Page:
26. Pavel Dorofeyev (Vegas Golden Knights) 6’0″ 184 KHL 23-1-1-2-4

Dorofeyev is a prospect that has grown on me this season. He is a highly skilled forward with excellent speed and hockey sense. It was a surprise to many that he dropped to the second round, where Vegas happily snatched him up. Dorofeyev’s skill set makes him a potential top six forward at the NHL level. He is a few seasons away.

 

27. Kirill Marchenko 6’3″ 190 MHL 20-8-15-23-4

Marchenko boasts an intriguing skill. At 6’3″, Marchenko has a big physical tool kit. However, he is not viewed as a power forward type of player. Marchenko has excellent hockey sense, and he is creative. While not as dominating as Podkolzin, both prospects play a somewhat similar game. Marchenko has struggled to stick in Russia’s top league. Hopefully next season he can make the jump. He is still a few seasons away.

 

28. Victor Olofsson (Buffalo Sabres) 5’11” 181 AHL 66-30-33-63-12

Olofsson is one of the older prospects on the list, but he is deserving of a top 30 placement. Olofsson tore up the Swedish league for years before making the jump to North American last season. A Buffalo Sabres prospect, Olofsson posted 30 goals in his rookie season in the AHL. He managed a few NHL games and did not look out of place, scoring 2 goals and 4 points in 6 games. Look for Olofsson to make the Sabres next season and play a potential top six role.

 

29. Brayden Tracey (Anaheim Ducks)  6’0″ 177 WHL 66-36-45-81-28

Tracey is a the definition of “late bloomer.” After failing to crack a WHL lineup last season, Tracey burst onto the scene and managed an impressive 81 points in 66 games. Tracey is a silky smooth skater with excellent hands. He boasts above average hockey sense and is creative. Overall, Tracey needs defensive work and will likely spend another three seasons developing.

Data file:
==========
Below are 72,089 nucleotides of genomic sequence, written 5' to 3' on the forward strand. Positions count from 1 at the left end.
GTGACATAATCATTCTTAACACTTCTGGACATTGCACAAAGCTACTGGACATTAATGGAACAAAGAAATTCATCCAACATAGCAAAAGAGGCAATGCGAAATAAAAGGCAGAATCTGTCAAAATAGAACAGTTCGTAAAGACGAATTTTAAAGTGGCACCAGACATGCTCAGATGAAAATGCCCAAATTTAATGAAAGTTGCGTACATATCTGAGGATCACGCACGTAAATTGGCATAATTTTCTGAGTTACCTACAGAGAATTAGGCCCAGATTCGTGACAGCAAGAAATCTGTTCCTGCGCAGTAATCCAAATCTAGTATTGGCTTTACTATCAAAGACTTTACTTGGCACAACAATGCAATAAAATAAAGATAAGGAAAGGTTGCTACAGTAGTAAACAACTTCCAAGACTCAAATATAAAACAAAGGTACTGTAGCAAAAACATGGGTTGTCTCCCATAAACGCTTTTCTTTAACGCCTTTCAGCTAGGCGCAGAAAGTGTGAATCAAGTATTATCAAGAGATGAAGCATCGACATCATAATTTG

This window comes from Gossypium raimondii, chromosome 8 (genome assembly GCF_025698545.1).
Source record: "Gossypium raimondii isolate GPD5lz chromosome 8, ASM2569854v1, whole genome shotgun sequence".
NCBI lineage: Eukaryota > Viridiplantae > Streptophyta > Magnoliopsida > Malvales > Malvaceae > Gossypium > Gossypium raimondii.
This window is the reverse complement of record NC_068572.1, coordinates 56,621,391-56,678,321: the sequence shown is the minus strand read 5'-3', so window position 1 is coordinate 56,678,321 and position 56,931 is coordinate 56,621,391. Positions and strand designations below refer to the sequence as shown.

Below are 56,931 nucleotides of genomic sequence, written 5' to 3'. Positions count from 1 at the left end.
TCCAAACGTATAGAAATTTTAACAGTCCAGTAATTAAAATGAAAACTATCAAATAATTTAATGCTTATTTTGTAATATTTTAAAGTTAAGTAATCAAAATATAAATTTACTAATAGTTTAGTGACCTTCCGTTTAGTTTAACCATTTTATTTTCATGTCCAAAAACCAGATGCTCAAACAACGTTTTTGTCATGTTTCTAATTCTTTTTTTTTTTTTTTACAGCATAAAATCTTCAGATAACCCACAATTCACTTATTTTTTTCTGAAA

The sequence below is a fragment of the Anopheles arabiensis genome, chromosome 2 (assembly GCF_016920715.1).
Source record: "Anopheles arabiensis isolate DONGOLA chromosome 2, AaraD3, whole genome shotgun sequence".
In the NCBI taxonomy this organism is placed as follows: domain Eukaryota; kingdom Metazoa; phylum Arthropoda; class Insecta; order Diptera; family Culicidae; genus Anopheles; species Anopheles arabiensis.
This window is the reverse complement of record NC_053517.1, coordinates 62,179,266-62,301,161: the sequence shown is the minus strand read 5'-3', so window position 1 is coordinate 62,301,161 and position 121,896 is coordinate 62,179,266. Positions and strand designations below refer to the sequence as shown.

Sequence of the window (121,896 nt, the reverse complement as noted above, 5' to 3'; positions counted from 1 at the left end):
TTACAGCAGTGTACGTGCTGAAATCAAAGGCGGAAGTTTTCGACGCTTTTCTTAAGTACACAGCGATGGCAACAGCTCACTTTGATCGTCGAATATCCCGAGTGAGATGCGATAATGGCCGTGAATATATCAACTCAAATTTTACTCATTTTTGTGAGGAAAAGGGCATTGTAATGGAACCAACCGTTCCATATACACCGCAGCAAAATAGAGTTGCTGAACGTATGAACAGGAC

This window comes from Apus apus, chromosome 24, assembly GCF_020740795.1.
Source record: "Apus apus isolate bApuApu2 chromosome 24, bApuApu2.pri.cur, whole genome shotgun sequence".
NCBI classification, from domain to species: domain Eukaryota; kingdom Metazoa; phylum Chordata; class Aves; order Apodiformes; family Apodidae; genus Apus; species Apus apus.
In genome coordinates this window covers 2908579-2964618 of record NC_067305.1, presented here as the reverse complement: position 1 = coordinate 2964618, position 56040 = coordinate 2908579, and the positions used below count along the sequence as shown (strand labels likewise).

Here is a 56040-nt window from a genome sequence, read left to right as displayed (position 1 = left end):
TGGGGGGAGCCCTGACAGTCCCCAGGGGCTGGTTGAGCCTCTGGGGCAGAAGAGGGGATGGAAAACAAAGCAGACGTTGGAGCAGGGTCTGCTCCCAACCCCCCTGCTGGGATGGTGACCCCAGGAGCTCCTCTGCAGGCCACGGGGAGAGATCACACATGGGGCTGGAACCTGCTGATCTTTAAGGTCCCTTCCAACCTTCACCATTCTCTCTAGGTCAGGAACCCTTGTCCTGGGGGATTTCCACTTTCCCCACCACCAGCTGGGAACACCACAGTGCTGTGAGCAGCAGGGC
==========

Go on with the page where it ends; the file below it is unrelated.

29. Alex Formenton (Ottawa Senators) 6’2″ 165 OHL 31-13-21-34-50

It might be a suprise to some to see Formention this low on the list. Formenton played NHL games for Ottawa last season and had an excellent season in the OHL. However, it is Formenton’s upside that has him at 29. Formenton projects as a third-line winger at the NHL level. He seems to be very much a Darren Helm type. He is an elite skater, and he may score 20 goals. Overall, his bread and butter is his two-way play. Formenton will likely start the season in the NHL.

 

 

30. Jacob Pelletier (Calgary Flames) 5’9″ 160 QMJHL 65-39-50-89-24

Pelletier is a fun prospect to watch. At 5’9″, Pelletier uses his mobility and edges well. Scouts are a bit torn as to what type of player he may be at the NHL level. At best, he is a top six forward. At worst, a bottom six. Regardless, the Flames first rounder boasts strong hockey sense and an ability to make those around him better. Pelletier will need 2-3 years of development before making the NHL jump.

 

31. Carl Grundstrom (Los Angeles Kings)  6’0″ 200 AHL 55-16-23-39-32

Grundstrom split his first season in North America between the Toronto Marlies and the Ontario Reign in the AHL. He also managed to play 15 games in the NHL, where he netted 5 goals in a bottom six role. Grundstrom projects as a modern day power forward at the NHL level. He uses his frame and size to create space for himself and dominate down low. Grundstrom’s offense was a nice surprise last season, and he may find himself jumping into a top six role next year in LA. Grundstrom projects as a middle six forward at the NHL level and will play next season.

 

32-40

32. Kiefer Bellows (New York Islanders) 6’1″ 200 AHL 73-12-7-19-101

33. Samuel Poulin (Pittsburgh Penguins) 6’1″ 208 QMJHL 67-29-47-76-46

34. Jonathan Berggren (Detroit Red Wings) 5’9″ 170 SWEHL 16-0-3-3-4

35. Simon Holmstrom (New York Islanders) 6’1″ 193 SWEHL 1-0-0-0-0

36. Serron Noel (Florida Panthers)  6’5″ 211 OHL 65-34-47-81-54

37. Nick Merkley (Arizona Coyotes) 5’10” 194 AHL 45-10-24-34-26

38. Isaac Ratcliffe (Philadelphia Flyers) 6’6″ 204 OHL 65-50-32-82-36

39. Ivan Chekhovich (San Jose Sharks) 5’10” 176 QMJHL 66-43-62-105-38

40. Kim Kostin (St. Louis Blues) 6’3″ 212 AHL 66-10-14-24-102

41-50

41. Nolan Foote (Tampa Bay Lightning) 6’3″ 190 WHL 66-36-27-63-62

42. Wade Allison (Philadelphia Flyers) 6’2″ 205 NCHC 22-8-7-15-20